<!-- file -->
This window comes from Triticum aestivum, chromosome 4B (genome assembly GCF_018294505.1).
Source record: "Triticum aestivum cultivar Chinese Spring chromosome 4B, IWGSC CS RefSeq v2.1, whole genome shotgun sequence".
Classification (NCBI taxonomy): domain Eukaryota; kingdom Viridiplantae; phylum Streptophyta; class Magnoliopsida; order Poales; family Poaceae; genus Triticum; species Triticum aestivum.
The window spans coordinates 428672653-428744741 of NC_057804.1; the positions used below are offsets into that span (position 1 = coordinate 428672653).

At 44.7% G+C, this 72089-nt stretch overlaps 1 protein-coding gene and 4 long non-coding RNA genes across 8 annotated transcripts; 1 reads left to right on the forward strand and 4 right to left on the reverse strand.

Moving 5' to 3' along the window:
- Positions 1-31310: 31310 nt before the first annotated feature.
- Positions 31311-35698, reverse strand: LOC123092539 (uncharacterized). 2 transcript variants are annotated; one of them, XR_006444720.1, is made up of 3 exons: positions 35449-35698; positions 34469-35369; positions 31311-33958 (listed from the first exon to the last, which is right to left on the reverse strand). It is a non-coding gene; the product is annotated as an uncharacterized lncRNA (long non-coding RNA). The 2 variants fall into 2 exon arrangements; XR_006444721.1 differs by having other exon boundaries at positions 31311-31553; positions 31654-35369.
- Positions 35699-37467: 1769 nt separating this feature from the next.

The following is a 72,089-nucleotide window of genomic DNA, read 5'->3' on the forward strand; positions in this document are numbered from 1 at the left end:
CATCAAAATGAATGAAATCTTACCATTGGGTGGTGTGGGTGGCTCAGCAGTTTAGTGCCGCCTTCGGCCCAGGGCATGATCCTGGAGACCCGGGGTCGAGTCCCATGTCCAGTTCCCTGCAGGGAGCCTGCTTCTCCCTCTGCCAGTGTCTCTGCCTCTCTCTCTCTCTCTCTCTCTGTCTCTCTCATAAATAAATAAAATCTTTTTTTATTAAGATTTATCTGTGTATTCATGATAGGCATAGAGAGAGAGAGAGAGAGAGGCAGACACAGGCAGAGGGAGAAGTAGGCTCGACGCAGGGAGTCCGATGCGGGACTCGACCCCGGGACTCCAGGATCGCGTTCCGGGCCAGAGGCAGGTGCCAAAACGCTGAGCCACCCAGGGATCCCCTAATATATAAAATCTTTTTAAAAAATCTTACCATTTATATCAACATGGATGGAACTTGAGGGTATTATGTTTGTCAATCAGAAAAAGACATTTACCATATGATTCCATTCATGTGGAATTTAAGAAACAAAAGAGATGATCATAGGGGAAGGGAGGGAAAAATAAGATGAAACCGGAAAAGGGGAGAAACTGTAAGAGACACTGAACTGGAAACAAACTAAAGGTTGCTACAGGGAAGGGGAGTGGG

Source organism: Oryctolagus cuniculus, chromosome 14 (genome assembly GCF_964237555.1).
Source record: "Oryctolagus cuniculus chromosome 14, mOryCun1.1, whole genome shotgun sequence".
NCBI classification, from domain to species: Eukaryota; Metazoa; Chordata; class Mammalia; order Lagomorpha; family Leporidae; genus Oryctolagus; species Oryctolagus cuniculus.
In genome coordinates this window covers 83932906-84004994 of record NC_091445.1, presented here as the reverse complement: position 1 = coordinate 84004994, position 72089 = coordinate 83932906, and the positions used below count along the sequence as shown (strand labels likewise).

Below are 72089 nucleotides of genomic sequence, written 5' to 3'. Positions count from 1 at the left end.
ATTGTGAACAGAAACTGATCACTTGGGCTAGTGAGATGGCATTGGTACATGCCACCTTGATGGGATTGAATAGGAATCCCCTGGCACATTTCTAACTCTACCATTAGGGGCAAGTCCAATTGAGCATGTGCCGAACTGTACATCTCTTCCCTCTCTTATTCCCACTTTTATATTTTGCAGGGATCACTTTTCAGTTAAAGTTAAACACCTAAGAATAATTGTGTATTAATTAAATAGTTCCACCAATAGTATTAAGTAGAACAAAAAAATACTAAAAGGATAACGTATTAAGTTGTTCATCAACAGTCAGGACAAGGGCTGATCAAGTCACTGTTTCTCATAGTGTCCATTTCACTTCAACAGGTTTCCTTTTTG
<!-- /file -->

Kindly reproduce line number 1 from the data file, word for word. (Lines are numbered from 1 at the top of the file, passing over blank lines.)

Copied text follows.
This window comes from Triticum aestivum, chromosome 4B (genome assembly GCF_018294505.1).